In addition, Ghana has one of the largest natural resource backings to put her atop any liquidity buffer that supports exchange stability and risk profiling inherent in interest rate pricing, yet the country seems to be one of the highest interest rate jurisdictions in West Africa if not the entire Sub-Saharan region. Many reasons can be attributed to this anomaly:

Interest Rate Constraints and Challenges in Ghana

  • Government’s crowding out domestic borrowing behaviour.
  • Slow transmission mechanisms from policy rates to the markets.
  • Overemphasis on macroprudential programmes.
  • Short-changed microeconomic programmes which mimic behavioural trends of household, businesses and industries.
  • Treasury bill rate playing instrumental role in MPR Modelling.
  • Inflation targeting and exchange rate controls.
  • Inefficient operations.
  • Demographic challenges.
  • Pursuit of excessively high net margins by banks.
  • Extremely high spread between lending rate and deposit rate.
  • High return on equity.
  • Mechanical pricing based on bands around policy rate.
  • Inefficiencies and structural weaknesses.
  • Risk perception pricing (Instead of pricing around real business and industry information)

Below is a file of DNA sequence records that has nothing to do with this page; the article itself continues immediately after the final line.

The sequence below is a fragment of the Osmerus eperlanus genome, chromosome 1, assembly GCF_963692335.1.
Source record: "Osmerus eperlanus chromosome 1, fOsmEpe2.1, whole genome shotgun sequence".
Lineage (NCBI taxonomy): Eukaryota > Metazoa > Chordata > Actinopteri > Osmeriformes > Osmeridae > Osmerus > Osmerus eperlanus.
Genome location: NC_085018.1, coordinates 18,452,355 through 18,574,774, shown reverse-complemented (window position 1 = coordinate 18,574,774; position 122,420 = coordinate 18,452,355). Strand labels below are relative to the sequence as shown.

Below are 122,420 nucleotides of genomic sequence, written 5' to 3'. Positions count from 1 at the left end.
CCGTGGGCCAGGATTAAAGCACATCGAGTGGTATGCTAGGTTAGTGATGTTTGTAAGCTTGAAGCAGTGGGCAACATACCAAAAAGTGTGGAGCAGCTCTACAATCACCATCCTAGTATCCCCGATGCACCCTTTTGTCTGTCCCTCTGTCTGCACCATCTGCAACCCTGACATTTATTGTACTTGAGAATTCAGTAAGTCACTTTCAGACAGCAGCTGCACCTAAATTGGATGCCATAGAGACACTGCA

• Ownership structure of Ghanaian banks (Driven by a high percentage of international capital)

If Ghanaian banks and policy innovators can adapt to new pricing and modelling regimes quickly and decisively, they can capture huge benefits. Much of this improvement will come from better risk management, lending practices and the optimisation of operations and fees. A lot of benefits will also accrue as well from reducing price leakages and adjusting deposit list prices.

Modern pricing strategies and borrower profiling can also create closer relationships with core customers—a critical advantage if the sector is structured to enjoy a more competitive environment — and improve performance in scale and scope throughout the banks’ structures.


  • Innovations in operations and asset ownership to reduce capital outlay in setting up and operating new branches.